·        provincial training camps designed for Juniors and for Seniors but open to all athletes

·        local training clinics at introductory events are held in various regions, notably Kamloops, Victoria, Duncan, Rossland, Prince George and the Lower Mainland

·        a coordinated events list to balance opportunities and reduce conflicts

·        a coordination with Alberta and Washington State to be maintained to maximize participation

·        all events are open to all interested participants at all age levels and abilities

·        progressive levels of competition are available at all events

·        participation to be stressed, not results

·        travel funds under a travel fund policy to be available for qualified athletes for Western Canadians, Canadians, North Americans, or the Asia Pacific Championships


All populations are welcome, however, the wooded terrain in which orienteering is typically practised tends to exclude some types of disabilities. Some of the activities offered at the club level for promotional purposes include street ‘O’ which is good for those in wheelchairs or others who find the rough undergrowth too difficult for them. A course for disabled wheelchair orienteering will be offered at BC School Championship in Burnaby- April 2001


Training Camps:  A provincial training camp was held each year, usually in the Interior of BC, and was open to all interested participants.  This year we missed the opportunity to have a training camp, but one is being planed for late April 2001 by GVOC.


Growth and Development:  Although orienteering is interested in all newcomers, particular efforts often centre on juniors to ensure continued growth and a base for the future.


We need to focus on different target groups as adventure racing teams and individuals, Scouts and Guides, military groups, and similar cross-sport groups - cross country running, cross country skiing, mountain biking, canoeing, snowshoeing, hunting/fishing and others.  Groups for future targeting will include aboriginal groups across the province, and communities where no development is presently found.


Most recruitment initiatives are community based with local coaches offering “learn to orienteer” courses, support to schools, or holding local introductory meets. OABC provides support by distributing materials, and on request, by funding or subsidizing, directly or indirectly, costs for meets and clinics.


School System:


This year Elementary School Champ was presented as a Festival of School Orienteering in order to attract mass participation. A wheelchair accessible course was available.


We offered: a string course, a Mini Rogaine, free workshops and 4 courses for 10 different categories. About 20 volunteers from OABC, GVOC, Burnaby Volunteers and some personal friends came to help. Burnaby RCMP bike squad was guarding around and making sure that all kids are safe in the woods of Central Park. It was a great event culminating in Swan Guard Stadium award ceremonies.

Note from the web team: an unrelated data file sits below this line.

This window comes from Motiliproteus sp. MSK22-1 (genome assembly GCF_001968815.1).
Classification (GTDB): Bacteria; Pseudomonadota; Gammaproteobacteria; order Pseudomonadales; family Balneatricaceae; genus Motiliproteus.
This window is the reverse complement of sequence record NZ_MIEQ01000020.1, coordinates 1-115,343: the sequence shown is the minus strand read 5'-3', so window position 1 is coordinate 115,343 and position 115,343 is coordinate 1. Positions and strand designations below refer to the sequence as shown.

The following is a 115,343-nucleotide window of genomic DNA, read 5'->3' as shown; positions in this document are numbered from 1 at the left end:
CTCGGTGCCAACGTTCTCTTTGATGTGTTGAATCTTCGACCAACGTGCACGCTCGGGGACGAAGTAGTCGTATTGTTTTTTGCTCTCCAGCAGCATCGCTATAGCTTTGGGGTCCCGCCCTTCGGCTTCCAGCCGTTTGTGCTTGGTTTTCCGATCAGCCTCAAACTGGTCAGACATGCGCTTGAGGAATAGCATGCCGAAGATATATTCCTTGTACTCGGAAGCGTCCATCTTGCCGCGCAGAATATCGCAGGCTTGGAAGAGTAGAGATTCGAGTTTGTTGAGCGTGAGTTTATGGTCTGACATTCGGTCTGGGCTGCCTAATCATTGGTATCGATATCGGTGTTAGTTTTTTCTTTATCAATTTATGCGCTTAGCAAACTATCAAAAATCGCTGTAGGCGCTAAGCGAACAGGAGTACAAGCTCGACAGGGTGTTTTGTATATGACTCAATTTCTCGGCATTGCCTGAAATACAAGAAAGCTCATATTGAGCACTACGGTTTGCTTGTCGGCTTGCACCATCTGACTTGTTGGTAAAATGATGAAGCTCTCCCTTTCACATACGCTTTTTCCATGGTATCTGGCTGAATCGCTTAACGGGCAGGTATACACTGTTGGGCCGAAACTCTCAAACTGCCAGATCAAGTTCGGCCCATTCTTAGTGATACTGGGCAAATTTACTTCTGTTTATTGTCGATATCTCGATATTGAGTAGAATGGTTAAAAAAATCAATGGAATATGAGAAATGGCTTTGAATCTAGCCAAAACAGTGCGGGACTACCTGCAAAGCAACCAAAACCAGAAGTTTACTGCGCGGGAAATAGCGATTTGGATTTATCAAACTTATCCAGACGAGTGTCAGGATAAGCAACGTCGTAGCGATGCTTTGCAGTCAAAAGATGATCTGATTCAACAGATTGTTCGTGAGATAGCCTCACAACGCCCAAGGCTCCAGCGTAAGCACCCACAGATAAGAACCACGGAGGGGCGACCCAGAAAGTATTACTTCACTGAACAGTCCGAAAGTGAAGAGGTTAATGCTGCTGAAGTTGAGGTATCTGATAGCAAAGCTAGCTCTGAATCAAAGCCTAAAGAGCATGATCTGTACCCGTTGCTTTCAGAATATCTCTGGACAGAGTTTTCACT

All the participants in this year event will be reimbursed for their travel expenses from the Gaming account. We will apply again this year. That will allow more schools and individuals to come and participate in the event province wide.


School Boards, Adult Education Courses and the Community Centres are other avenues to promote the sport of Orienteering. Throughout the province courses are offered.


Several after school self sponsored programs are running during the school year. In Burnaby for the last 4 years, and during the fall 2000 at "St. John" school in Vancouver. The newest programs just started this May  in Vancouver-Kerrisdale and Port Coquitlam.


Junior and Senior Team Development: In the past, the Provincial Coach, through the funding of the Regional Centre, has established a Junior Team and a Senior Development Team.  We hope to re-establish funding to continue this program. The utilization of email and training combined with events will continue to be used.


Martin and Marta are conducting some training sessions for GVOC members. Beginners and advance clinics are provided regulary from UO Adventures through all the community Centers in Lower Mainland, also all clubs have beginers clinics before each event that helps peole get in to the sport.


Promotion:  The best “selling points” used by OABC and its clubs include:

·        all ages and abilities accommodated

·        family orientation (the entire family can participate concurrently)

·        a “fit for life” sport

·        strong connection with environmental issues

·        life skills development - navigating, wilderness survival, map-reading, etc.

·        higher level of intellectual skills development as individuals progress

·        orientation towards new orienteers - support systems, coaching, graduated challenges


The sport world-wide is a close-knit community with publications and sport science information shared through various forums - the Internet, Orienteering North America, newsletters (including SBC listings), and electronic bulletin boards.  Orienteering seems to produce many technical people who have excellent computer skills.  Information is shared world-wide and is very accessible.


The new brochure was distributed to all clubs at the OABC.


Events Schedule:  Competition schedule was developed reflecting all local, provincial, national and international events.